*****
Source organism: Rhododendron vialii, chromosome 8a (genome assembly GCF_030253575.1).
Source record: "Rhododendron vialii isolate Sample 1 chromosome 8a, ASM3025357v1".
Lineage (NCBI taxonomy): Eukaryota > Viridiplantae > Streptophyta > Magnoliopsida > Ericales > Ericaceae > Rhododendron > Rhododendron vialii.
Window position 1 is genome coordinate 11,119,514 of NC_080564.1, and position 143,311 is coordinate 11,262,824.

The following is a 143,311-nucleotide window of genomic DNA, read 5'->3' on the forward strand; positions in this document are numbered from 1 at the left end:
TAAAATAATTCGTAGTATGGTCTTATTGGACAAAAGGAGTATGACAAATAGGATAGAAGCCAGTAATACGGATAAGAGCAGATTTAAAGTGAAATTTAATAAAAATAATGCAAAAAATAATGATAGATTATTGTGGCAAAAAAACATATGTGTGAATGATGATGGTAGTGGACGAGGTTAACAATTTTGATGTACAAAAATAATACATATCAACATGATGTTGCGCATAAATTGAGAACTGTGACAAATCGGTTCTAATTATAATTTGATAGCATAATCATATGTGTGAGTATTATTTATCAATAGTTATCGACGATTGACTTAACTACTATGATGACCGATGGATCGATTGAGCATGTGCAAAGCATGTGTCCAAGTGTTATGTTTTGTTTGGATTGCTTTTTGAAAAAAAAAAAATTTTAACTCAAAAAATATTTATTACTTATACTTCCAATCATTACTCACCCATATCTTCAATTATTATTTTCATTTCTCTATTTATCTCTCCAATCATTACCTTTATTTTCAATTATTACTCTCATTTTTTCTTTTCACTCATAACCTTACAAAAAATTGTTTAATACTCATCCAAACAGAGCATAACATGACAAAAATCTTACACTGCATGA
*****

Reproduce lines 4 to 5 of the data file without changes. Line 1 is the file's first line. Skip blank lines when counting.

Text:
Window position 1 is genome coordinate 11,119,514 of NC_080564.1, and position 143,311 is coordinate 11,262,824.

The following is a 143,311-nucleotide window of genomic DNA, read 5'->3' on the forward strand; positions in this document are numbered from 1 at the left end: